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How are investments taxed?

Investment income needs to be included when conducting tax returns. This includes any income acquired through interest, dividends, rent, managed funds distributions and capital gains. The income yielded from investments is taxed at a marginal tax rate.

Individuals are able to claim deductions for the cost of buying, managing and selling an investment. However, the Australian Tax Office (ATO) provides rules about what an or cannot be claimed as a tax deduction.

The MoneySmart website has a simple and easy-to-use tax calculator that may give an indication as to what the annual tax will be. However, it is recommended that if an individual has a diverse portfolio that yields income from multiple sources, then should consult an accountant or advisor that can lead them through the process as it can become quite complex.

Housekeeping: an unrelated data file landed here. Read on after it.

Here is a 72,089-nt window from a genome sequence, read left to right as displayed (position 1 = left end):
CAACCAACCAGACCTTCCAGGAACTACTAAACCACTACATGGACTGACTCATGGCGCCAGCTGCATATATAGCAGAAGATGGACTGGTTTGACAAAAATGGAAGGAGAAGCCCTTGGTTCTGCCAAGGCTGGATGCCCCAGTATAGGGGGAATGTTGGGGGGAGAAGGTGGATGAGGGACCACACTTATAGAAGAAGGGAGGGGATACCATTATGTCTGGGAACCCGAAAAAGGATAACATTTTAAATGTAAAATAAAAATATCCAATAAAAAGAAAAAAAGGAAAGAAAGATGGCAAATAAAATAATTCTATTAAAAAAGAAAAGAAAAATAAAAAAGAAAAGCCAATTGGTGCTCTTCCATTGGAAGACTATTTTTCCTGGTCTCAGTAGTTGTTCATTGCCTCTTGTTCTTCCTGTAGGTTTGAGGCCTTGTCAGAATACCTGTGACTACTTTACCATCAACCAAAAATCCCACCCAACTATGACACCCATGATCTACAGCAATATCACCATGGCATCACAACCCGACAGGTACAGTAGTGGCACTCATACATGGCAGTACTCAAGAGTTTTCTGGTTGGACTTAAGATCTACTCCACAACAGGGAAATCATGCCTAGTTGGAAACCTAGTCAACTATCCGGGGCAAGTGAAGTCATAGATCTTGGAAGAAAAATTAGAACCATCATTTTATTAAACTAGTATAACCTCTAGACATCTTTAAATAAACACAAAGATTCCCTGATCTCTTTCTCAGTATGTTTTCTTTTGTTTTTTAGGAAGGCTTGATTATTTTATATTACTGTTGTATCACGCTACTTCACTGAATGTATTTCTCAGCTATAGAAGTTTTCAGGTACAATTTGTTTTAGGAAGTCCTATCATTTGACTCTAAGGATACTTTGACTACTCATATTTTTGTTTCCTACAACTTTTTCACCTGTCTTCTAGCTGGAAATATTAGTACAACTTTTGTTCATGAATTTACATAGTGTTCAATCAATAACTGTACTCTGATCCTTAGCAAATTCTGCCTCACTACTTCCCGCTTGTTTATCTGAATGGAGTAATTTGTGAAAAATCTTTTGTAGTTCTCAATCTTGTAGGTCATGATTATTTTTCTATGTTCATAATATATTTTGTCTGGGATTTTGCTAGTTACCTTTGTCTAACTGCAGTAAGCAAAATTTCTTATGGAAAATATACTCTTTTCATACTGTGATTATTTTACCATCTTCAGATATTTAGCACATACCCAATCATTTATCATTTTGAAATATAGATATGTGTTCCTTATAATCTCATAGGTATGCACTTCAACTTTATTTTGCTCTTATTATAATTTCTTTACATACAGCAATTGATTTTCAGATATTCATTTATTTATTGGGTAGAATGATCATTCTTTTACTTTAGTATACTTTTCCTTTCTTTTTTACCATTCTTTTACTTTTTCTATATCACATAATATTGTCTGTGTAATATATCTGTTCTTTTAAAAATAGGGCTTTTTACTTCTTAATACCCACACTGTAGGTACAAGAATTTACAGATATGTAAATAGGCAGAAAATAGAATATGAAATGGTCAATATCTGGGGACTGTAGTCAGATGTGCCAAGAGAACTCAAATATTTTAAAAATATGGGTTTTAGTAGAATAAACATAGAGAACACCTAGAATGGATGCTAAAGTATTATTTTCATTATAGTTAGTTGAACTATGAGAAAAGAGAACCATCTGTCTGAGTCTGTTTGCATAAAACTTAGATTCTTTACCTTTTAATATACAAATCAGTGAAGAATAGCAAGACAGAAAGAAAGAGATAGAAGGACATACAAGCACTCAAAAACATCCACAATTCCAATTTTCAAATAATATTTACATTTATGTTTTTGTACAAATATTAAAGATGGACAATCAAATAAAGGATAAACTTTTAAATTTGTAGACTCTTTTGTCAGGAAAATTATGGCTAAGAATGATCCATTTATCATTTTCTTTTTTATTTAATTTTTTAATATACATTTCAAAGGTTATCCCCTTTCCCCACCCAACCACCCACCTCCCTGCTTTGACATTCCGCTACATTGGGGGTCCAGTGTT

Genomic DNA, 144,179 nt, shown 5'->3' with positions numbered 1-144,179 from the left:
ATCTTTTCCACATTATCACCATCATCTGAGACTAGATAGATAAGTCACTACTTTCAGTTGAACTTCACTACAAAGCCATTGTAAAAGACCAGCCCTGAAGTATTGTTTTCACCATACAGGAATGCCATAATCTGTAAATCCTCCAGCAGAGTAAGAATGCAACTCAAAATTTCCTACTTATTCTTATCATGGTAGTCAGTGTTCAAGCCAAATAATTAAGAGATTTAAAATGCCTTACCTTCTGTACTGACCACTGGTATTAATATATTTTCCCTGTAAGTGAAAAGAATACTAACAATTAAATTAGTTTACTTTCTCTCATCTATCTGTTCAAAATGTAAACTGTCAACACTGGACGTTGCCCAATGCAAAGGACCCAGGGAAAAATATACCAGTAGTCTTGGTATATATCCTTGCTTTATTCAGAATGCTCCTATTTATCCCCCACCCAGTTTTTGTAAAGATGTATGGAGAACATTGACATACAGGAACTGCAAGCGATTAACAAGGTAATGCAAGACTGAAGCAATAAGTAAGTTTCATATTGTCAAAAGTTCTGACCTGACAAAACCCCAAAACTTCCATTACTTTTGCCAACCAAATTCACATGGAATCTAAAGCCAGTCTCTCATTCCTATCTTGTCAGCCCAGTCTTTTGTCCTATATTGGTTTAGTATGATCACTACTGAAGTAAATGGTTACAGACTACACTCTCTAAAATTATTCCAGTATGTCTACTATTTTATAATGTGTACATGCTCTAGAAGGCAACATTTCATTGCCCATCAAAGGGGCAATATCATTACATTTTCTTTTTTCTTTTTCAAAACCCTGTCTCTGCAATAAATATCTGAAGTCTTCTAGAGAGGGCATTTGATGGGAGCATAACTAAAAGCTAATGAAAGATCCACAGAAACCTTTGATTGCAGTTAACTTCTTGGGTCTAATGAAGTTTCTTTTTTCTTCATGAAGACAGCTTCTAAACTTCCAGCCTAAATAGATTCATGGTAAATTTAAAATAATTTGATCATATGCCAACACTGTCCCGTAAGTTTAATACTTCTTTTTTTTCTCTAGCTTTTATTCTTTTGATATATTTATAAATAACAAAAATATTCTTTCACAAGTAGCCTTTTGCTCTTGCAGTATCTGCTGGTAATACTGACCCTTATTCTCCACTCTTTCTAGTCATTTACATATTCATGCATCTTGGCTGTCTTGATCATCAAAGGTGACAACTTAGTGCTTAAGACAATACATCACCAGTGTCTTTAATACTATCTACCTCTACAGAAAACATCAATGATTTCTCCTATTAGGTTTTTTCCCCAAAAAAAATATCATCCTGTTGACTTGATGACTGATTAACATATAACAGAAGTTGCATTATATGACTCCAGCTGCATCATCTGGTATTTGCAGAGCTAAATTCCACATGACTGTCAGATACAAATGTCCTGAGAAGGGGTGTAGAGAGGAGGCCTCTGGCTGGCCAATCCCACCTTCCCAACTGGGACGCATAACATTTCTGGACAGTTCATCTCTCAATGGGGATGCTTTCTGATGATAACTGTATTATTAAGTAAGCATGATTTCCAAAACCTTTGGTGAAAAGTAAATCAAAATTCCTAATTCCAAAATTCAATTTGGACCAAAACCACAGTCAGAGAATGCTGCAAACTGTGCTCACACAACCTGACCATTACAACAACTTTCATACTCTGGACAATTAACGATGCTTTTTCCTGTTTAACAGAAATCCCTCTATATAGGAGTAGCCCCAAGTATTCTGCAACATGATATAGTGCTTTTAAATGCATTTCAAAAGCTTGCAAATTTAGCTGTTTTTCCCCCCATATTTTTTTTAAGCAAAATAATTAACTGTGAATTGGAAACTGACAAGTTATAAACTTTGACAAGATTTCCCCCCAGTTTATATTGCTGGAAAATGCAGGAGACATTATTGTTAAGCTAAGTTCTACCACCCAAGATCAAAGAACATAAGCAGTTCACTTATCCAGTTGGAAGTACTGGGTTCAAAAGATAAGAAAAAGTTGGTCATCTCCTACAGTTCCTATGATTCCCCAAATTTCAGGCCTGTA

In order to minimise taxation on investment income, individuals should consider tax-effective investments which provide concessional taxation. These include superannuation and insurance bonds.

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What is the transfer balance cap?

February 18, 2021

The transfer cap refers to the amount of money that can be transferred from your superannuation account to your tax-free ‘retirement phase’ account.

At the moment, the transfer balance cap is $1.6 million and all individuals have a personal transfer balance cap of $1.6 million.

Exceeding the personal transfer balance cap means that you have to:

The amount in your retirement phase account may grow over time, due to investment earnings. Although this may grow beyond the personal transfer cap, you will not exceed the cap. However, if you have already used all your personal cap, and then your retirement phase account goes down, you cannot ‘top it up’.

The rules applied to capped defined benefit income streams are different from other income streams – this is because you can’t usually transfer or commute excess amounts from other streams.